Detroit mourns its opera founder

Detroit mourns its opera founder


norman lebrecht

September 19, 2018

David DiChiera, founder of Michigan Opera Theatre, has died of pancreatic cancer, the theatre has announced. He retired last year at 82 as the cancer took hold.

You can read the story of his life here.



  • Alejandro Berger says:

    Remember him fondly. May he Rest In Peace!

  • Dominic Stafford says:

    Very sad news, though not unexpected – he had battled bravely and with great dignity against the disease for many years.

    He built a dynamic company in Detroit and was highly regarded by everyone in our industry. Countless singers, conductors, directors and agents owe him an enormous debt of thanks. He would bend over backwards for the good of their careers.

    One example: Liping Zhang had just sung Cio-Cio-San at Covent Garden and was immediately requested to return to sing some (cancelled) Lucias. She was rehearsing Butterfly in Detroit at the time. David’s first words on hearing my request were, ‘How can I make this work for you?’. The Butterfly was double-cast. She returned to London to sing two (critically-acclaimed) performances of Lucia, then immediately returned to Detroit to finish rehearsals for Butterfly.

    It’s an over-used phrase: ‘they don’t make them like that, anymore’; but they don’t make them like that anymore.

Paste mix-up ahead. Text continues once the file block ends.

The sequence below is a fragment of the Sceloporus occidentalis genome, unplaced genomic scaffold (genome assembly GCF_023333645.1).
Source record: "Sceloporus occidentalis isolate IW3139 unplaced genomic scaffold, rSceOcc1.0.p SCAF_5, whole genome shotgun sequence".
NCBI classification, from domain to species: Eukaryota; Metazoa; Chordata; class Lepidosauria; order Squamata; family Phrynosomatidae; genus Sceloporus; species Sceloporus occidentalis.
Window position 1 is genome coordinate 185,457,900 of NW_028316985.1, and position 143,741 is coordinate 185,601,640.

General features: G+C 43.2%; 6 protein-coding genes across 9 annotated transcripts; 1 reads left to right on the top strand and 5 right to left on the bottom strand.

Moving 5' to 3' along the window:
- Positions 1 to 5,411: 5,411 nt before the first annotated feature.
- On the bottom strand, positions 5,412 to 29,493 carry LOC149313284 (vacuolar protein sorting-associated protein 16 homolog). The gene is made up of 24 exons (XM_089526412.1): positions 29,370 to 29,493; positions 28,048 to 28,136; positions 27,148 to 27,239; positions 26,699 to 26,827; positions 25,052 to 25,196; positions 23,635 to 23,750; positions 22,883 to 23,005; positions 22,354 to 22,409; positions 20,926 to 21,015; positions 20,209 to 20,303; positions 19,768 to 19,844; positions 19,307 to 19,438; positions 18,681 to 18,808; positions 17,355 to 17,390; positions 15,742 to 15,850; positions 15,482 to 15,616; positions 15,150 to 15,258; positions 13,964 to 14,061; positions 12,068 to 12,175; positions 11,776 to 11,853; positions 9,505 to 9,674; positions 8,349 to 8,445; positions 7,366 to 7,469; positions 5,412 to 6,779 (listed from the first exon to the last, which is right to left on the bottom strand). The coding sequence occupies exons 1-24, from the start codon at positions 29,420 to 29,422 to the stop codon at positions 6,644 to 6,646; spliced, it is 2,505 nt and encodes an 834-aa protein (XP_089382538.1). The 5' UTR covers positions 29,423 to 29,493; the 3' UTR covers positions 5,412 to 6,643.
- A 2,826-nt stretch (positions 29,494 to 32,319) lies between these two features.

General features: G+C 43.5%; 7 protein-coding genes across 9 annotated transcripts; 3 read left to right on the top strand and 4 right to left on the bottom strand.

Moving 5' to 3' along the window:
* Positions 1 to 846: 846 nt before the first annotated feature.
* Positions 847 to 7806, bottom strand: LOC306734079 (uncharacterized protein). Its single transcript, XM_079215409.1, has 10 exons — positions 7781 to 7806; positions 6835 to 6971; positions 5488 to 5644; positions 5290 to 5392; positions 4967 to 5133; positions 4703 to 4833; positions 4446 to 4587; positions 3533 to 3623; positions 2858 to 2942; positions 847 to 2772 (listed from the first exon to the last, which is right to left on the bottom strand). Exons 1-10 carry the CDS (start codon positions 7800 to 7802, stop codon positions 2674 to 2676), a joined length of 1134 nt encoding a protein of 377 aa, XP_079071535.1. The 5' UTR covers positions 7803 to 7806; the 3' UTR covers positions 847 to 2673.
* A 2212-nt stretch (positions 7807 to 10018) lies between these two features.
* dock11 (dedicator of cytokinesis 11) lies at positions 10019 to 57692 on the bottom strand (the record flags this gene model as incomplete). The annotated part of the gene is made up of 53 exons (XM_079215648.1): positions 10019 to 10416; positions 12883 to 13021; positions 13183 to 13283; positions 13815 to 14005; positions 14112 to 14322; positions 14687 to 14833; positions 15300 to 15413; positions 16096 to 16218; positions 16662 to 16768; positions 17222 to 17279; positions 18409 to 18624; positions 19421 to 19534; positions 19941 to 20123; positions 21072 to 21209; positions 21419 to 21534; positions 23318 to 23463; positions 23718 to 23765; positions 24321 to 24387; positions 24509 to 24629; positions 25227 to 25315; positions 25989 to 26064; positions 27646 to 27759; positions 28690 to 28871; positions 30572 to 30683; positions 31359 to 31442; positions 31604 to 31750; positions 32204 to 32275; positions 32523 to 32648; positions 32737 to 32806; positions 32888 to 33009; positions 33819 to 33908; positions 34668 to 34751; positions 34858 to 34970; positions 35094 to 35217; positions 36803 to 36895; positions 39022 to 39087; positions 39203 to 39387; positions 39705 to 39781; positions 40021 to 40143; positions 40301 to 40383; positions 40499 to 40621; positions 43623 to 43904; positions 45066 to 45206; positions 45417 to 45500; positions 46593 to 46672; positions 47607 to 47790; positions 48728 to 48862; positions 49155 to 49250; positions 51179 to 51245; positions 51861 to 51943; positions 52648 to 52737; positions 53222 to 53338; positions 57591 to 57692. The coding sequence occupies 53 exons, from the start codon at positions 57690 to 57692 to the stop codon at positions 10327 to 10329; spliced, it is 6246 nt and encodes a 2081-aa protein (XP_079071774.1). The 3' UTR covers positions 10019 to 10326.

He will be missed.

  • Leonard Slatkin says:

    David was an incredible force of nature. He single handedly built the Opera Company, overseeing every aspect of the organization. His devotion to the company and the city was astounding. We will all miss his presence. R.I.P.

  • Byron B says:

    Unless you lived here you can’t begin to fully appreciate how apocalyptic Detroit was when the Michigan Opera Theater opened. White flight had devastated the city on an unimaginable scale. Downtown looked like a scene from “The Omega Man” and the neighborhoods, god the neighborhoods, looked like the landscape from “Stalker”. I once rode an Amtrak train through the city out of curiosity. We passed through huge tracts of land where the houses had been stripped to the frames and were dissolving into the overgrowth and a cabin cruiser lay on its side in the middle of a street filled with burned-out cars stretching to the horizon. As jaded as I already was about Detroit, I was still shocked and came away thinking the city was utterly forsaken.

    Then came DiChiera with his seemingly absurd optimism, energy and guts to imagine an opera company for the city. He raised 72 million dollars, bought a disintegrating movie palace, and did the impossible. He opened a first rate company, oversaw a magnificent restoration of its home, put on a lot of terrific shows and, most impressively, somehow got the city’s most unforgiving critics-suburban expats-to come back downtown. While there were established and very fine institutions such as the Detroit Symphony Orchestra and the Detroit Institute of Arts that had held their ground heroically in the city the significance of a new cultural institution opening and thriving was monumental. It fundamentally altered the conversation about Detroit. As if that wasn’t enough, he also had a hand in establishing WRCJ, a terrific classical and jazz radio station in a town that hadn’t had one for a decade.

    It may be the billionaires who are now buying up much of downtown who get most of the credit for revitalizing the city but DiChiera was one of the pioneers. On top of all that, he was reportedly also a helluva great guy. Rest in peace.